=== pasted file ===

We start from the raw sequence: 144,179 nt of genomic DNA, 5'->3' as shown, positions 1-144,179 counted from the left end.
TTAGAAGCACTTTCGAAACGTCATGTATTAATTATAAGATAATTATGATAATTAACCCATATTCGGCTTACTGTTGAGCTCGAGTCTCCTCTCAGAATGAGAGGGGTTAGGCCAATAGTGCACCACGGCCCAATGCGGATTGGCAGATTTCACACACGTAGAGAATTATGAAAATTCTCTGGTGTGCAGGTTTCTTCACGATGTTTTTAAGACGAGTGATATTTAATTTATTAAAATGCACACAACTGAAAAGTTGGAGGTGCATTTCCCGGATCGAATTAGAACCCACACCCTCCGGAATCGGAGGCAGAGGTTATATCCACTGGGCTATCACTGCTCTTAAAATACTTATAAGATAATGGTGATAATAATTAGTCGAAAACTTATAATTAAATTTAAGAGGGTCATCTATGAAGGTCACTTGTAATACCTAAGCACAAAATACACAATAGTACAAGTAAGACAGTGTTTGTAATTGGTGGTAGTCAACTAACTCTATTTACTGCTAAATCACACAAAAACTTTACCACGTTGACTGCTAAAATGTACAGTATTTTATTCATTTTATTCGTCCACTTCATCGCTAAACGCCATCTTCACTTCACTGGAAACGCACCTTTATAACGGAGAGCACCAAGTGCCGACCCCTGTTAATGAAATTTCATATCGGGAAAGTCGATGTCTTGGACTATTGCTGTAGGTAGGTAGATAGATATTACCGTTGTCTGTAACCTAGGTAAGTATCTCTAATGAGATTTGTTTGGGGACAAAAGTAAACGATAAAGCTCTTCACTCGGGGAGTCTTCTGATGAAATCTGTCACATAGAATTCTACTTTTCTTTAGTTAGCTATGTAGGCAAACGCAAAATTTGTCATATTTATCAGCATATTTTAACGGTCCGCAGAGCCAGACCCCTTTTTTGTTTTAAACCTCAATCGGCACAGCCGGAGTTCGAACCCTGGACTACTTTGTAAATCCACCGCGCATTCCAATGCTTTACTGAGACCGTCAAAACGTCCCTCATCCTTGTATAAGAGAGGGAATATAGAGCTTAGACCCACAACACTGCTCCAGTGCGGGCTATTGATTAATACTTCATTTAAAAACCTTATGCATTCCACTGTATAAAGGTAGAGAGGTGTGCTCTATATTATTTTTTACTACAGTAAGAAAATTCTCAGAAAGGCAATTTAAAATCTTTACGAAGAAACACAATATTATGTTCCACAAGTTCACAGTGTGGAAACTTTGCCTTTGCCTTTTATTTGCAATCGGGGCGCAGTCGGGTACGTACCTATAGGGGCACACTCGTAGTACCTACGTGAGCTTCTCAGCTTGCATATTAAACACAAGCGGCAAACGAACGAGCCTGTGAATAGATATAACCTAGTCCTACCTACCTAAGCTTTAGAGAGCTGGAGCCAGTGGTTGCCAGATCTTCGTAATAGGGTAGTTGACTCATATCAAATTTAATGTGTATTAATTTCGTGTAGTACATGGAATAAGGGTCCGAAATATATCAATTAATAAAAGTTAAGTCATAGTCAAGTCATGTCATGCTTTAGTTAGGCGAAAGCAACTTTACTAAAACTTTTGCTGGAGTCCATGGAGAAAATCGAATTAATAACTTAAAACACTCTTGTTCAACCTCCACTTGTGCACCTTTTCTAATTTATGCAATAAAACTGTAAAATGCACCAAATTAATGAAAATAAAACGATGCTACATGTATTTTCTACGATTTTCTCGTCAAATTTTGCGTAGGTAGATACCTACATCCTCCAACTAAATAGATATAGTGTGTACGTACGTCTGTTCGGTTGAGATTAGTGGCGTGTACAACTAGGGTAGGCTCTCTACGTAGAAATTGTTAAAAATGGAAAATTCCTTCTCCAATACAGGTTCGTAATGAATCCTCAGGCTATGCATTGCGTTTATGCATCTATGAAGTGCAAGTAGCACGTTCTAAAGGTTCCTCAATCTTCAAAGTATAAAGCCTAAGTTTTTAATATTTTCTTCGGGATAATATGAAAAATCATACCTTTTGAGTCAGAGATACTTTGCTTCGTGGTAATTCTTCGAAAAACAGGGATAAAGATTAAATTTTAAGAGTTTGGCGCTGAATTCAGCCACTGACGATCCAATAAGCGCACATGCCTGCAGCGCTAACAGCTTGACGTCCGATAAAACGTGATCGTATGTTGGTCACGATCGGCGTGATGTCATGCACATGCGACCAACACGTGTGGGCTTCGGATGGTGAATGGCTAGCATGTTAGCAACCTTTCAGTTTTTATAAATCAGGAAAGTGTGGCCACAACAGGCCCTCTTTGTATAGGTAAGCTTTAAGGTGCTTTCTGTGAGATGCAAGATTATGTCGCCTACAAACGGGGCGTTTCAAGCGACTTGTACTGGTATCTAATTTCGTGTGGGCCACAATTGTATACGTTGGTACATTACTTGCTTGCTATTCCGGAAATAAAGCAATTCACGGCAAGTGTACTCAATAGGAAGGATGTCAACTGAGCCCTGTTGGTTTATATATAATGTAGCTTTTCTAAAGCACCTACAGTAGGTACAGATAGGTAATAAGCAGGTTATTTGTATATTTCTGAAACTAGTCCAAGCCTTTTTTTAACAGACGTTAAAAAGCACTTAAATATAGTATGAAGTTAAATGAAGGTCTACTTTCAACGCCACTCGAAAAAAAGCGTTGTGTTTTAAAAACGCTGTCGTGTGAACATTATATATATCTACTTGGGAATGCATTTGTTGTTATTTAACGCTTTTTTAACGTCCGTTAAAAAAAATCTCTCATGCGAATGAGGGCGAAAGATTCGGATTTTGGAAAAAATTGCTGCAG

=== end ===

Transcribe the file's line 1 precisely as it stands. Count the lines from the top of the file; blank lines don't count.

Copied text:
We start from the raw sequence: 144,179 nt of genomic DNA, 5'->3' as shown, positions 1-144,179 counted from the left end.